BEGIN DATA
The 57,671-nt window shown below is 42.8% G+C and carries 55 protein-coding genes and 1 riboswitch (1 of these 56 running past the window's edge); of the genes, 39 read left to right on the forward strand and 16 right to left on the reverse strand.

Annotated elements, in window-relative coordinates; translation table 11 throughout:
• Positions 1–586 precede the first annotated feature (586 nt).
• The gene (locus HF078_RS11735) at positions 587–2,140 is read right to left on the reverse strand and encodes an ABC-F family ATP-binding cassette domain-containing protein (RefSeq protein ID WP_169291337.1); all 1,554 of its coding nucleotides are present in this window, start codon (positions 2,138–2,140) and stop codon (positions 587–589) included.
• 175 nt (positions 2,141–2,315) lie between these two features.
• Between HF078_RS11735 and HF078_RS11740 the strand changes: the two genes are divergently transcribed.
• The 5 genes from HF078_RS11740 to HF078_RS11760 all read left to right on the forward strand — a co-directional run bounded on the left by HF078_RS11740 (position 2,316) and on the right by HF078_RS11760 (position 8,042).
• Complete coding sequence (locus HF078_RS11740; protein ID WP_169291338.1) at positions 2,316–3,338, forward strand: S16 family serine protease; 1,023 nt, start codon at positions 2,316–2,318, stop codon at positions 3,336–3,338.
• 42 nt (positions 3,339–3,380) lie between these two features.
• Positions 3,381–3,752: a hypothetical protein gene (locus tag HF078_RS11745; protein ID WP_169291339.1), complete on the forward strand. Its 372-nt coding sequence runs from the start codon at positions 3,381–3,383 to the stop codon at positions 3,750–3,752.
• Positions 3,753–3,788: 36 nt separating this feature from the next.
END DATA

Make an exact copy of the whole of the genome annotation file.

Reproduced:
The 57,671-nt window shown below is 42.8% G+C and carries 55 protein-coding genes and 1 riboswitch (1 of these 56 running past the window's edge); of the genes, 39 read left to right on the forward strand and 16 right to left on the reverse strand.

Annotated elements, in window-relative coordinates; translation table 11 throughout:
• Positions 1–586 precede the first annotated feature (586 nt).
• The gene (locus HF078_RS11735) at positions 587–2,140 is read right to left on the reverse strand and encodes an ABC-F family ATP-binding cassette domain-containing protein (RefSeq protein ID WP_169291337.1); all 1,554 of its coding nucleotides are present in this window, start codon (positions 2,138–2,140) and stop codon (positions 587–589) included.
• 175 nt (positions 2,141–2,315) lie between these two features.
• Between HF078_RS11735 and HF078_RS11740 the strand changes: the two genes are divergently transcribed.
• The 5 genes from HF078_RS11740 to HF078_RS11760 all read left to right on the forward strand — a co-directional run bounded on the left by HF078_RS11740 (position 2,316) and on the right by HF078_RS11760 (position 8,042).
• Complete coding sequence (locus HF078_RS11740; protein ID WP_169291338.1) at positions 2,316–3,338, forward strand: S16 family serine protease; 1,023 nt, start codon at positions 2,316–2,318, stop codon at positions 3,336–3,338.
• 42 nt (positions 3,339–3,380) lie between these two features.
• Positions 3,381–3,752: a hypothetical protein gene (locus tag HF078_RS11745; protein ID WP_169291339.1), complete on the forward strand. Its 372-nt coding sequence runs from the start codon at positions 3,381–3,383 to the stop codon at positions 3,750–3,752.
• Positions 3,753–3,788: 36 nt separating this feature from the next.